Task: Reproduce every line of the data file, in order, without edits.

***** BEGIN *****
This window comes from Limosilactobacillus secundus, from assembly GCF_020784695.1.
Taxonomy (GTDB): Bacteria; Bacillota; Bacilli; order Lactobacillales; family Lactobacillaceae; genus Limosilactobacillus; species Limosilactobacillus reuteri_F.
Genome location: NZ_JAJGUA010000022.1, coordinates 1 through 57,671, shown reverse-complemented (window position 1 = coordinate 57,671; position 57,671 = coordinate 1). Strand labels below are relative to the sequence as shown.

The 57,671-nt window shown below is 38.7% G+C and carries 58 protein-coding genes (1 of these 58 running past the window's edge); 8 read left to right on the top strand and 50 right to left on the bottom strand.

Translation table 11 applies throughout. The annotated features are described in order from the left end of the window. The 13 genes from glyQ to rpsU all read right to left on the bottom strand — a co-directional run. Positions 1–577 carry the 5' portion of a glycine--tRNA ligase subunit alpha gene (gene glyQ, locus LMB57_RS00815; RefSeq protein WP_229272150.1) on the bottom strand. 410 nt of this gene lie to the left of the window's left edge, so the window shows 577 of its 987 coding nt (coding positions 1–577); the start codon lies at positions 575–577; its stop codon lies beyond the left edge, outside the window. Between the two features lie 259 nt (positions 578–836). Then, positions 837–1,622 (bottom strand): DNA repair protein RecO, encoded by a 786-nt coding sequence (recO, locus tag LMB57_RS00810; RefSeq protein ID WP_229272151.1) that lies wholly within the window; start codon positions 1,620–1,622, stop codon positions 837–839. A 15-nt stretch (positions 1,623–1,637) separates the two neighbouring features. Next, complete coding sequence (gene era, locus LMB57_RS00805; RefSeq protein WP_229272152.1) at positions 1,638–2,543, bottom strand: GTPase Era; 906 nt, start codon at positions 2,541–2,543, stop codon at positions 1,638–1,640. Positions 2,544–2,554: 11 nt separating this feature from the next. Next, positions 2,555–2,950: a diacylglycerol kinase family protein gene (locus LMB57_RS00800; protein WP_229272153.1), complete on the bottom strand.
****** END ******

This window comes from Limosilactobacillus secundus, from assembly GCF_020784695.1.
Taxonomy (GTDB): Bacteria; Bacillota; Bacilli; order Lactobacillales; family Lactobacillaceae; genus Limosilactobacillus; species Limosilactobacillus reuteri_F.
Genome location: NZ_JAJGUA010000022.1, coordinates 1 through 57,671, shown reverse-complemented (window position 1 = coordinate 57,671; position 57,671 = coordinate 1). Strand labels below are relative to the sequence as shown.

The 57,671-nt window shown below is 38.7% G+C and carries 58 protein-coding genes (1 of these 58 running past the window's edge); 8 read left to right on the top strand and 50 right to left on the bottom strand.

Translation table 11 applies throughout. The annotated features are described in order from the left end of the window. The 13 genes from glyQ to rpsU all read right to left on the bottom strand — a co-directional run. Positions 1–577 carry the 5' portion of a glycine--tRNA ligase subunit alpha gene (gene glyQ, locus LMB57_RS00815; RefSeq protein WP_229272150.1) on the bottom strand. 410 nt of this gene lie to the left of the window's left edge, so the window shows 577 of its 987 coding nt (coding positions 1–577); the start codon lies at positions 575–577; its stop codon lies beyond the left edge, outside the window. Between the two features lie 259 nt (positions 578–836). Then, positions 837–1,622 (bottom strand): DNA repair protein RecO, encoded by a 786-nt coding sequence (recO, locus tag LMB57_RS00810; RefSeq protein ID WP_229272151.1) that lies wholly within the window; start codon positions 1,620–1,622, stop codon positions 837–839. A 15-nt stretch (positions 1,623–1,637) separates the two neighbouring features. Next, complete coding sequence (gene era, locus LMB57_RS00805; RefSeq protein WP_229272152.1) at positions 1,638–2,543, bottom strand: GTPase Era; 906 nt, start codon at positions 2,541–2,543, stop codon at positions 1,638–1,640. Positions 2,544–2,554: 11 nt separating this feature from the next. Next, positions 2,555–2,950: a diacylglycerol kinase family protein gene (locus LMB57_RS00800; protein WP_229272153.1), complete on the bottom strand.